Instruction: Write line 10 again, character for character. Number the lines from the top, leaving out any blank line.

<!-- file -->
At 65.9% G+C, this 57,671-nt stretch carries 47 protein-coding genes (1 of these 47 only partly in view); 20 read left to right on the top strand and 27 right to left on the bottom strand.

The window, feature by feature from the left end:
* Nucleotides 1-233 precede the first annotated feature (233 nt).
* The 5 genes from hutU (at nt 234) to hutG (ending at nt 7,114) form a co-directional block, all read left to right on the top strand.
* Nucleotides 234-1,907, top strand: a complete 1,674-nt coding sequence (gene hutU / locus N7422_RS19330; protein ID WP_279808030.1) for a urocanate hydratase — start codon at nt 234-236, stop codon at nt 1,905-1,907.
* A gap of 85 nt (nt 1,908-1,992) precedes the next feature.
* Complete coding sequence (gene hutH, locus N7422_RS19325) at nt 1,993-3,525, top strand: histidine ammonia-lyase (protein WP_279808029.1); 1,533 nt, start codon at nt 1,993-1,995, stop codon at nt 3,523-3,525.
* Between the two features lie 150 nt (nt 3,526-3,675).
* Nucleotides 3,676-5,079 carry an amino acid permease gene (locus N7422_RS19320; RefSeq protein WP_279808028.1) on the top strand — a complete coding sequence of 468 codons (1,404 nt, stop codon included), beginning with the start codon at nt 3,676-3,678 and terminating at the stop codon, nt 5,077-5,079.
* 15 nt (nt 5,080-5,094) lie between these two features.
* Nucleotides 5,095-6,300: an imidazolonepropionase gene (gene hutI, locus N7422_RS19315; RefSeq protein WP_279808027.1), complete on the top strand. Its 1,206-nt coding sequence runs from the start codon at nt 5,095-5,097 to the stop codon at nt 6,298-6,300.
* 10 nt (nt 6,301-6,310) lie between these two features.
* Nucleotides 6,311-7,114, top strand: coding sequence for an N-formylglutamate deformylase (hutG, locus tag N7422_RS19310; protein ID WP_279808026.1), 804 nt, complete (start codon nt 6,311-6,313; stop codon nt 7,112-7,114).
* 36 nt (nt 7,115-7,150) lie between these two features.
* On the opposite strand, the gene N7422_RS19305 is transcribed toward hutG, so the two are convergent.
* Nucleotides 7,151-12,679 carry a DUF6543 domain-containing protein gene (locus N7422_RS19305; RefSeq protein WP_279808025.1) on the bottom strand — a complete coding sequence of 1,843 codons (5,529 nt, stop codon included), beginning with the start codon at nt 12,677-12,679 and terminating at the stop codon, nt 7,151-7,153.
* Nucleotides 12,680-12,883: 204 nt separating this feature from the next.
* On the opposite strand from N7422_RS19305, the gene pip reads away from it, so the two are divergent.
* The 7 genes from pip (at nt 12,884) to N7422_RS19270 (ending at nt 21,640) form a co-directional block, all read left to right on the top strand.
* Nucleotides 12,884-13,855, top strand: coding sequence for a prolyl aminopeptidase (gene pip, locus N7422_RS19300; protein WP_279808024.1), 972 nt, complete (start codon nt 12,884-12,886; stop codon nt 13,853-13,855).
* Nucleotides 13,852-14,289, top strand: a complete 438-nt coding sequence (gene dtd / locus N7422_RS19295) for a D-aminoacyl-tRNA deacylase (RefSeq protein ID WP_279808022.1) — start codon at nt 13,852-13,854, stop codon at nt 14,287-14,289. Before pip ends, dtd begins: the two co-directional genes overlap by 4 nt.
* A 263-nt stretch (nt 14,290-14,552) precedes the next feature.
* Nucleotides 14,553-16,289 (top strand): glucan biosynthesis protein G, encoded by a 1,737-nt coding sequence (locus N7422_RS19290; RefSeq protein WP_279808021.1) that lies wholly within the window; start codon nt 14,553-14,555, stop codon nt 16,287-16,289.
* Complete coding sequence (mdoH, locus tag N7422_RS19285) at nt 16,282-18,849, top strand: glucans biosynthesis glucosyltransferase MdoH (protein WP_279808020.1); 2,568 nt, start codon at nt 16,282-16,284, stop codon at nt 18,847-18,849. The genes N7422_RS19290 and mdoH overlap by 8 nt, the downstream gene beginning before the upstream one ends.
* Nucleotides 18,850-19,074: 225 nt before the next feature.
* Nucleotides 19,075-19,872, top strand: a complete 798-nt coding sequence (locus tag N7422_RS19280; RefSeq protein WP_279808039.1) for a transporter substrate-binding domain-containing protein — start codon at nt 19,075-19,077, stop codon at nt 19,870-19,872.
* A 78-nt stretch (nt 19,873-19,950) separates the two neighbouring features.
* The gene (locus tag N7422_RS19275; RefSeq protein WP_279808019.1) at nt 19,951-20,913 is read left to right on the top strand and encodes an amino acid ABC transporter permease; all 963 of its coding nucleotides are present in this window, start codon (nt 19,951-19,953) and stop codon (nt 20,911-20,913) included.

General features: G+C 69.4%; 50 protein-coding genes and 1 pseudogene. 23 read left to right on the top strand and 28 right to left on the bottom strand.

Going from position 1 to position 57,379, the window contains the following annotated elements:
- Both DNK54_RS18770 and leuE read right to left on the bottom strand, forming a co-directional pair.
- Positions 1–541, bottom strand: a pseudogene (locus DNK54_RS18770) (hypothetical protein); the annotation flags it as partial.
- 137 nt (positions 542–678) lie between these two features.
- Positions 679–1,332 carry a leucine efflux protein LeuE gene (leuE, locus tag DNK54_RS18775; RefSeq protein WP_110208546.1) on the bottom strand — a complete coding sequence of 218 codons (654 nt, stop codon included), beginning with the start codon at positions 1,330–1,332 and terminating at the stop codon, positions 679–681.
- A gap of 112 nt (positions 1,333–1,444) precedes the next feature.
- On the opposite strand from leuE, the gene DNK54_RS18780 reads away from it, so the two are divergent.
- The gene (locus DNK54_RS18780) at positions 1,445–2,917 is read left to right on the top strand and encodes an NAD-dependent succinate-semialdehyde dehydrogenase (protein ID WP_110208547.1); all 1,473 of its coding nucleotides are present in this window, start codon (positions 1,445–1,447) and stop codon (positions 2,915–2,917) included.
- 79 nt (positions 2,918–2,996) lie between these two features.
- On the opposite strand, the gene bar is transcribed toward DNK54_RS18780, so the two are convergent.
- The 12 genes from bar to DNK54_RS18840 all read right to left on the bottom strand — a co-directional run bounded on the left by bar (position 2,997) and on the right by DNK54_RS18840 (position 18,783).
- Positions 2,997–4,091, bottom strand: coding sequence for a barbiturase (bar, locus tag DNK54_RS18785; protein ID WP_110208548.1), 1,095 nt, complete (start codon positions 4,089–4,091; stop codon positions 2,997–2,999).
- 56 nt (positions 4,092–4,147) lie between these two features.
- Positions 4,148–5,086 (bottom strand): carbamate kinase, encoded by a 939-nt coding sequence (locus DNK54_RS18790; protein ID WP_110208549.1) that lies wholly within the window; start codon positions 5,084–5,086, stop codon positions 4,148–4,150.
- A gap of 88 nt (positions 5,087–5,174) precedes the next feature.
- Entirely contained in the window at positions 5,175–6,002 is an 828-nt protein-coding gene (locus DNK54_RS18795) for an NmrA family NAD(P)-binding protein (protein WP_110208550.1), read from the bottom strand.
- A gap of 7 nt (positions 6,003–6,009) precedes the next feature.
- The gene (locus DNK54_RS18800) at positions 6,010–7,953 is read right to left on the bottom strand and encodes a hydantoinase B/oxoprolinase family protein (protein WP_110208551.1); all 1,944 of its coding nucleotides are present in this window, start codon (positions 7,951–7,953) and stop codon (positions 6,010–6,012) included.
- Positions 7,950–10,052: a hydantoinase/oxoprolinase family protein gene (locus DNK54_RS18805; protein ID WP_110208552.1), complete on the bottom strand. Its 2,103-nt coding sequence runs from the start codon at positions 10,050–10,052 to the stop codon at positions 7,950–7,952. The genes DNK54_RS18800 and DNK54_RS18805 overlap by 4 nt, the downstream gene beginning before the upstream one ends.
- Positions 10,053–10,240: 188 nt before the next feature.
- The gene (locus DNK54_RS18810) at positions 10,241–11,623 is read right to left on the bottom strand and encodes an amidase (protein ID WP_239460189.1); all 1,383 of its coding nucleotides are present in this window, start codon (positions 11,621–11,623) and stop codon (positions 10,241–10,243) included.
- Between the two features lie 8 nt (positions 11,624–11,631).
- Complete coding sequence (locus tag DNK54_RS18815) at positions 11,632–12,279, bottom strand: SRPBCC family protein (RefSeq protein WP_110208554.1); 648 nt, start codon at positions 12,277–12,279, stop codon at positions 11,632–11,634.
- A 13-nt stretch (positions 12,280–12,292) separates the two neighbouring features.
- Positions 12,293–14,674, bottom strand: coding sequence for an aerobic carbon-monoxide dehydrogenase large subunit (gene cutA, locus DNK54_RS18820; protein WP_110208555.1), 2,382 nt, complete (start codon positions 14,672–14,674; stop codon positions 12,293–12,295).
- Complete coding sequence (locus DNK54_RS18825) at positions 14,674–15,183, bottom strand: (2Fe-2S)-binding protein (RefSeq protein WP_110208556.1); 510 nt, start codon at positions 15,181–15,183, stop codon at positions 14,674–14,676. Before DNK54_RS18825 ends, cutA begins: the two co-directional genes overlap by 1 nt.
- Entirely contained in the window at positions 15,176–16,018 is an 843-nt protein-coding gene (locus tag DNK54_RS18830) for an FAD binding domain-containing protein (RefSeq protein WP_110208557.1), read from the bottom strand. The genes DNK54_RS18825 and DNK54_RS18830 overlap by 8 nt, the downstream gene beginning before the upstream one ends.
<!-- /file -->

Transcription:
* 15 nt (nt 5,080-5,094) lie between these two features.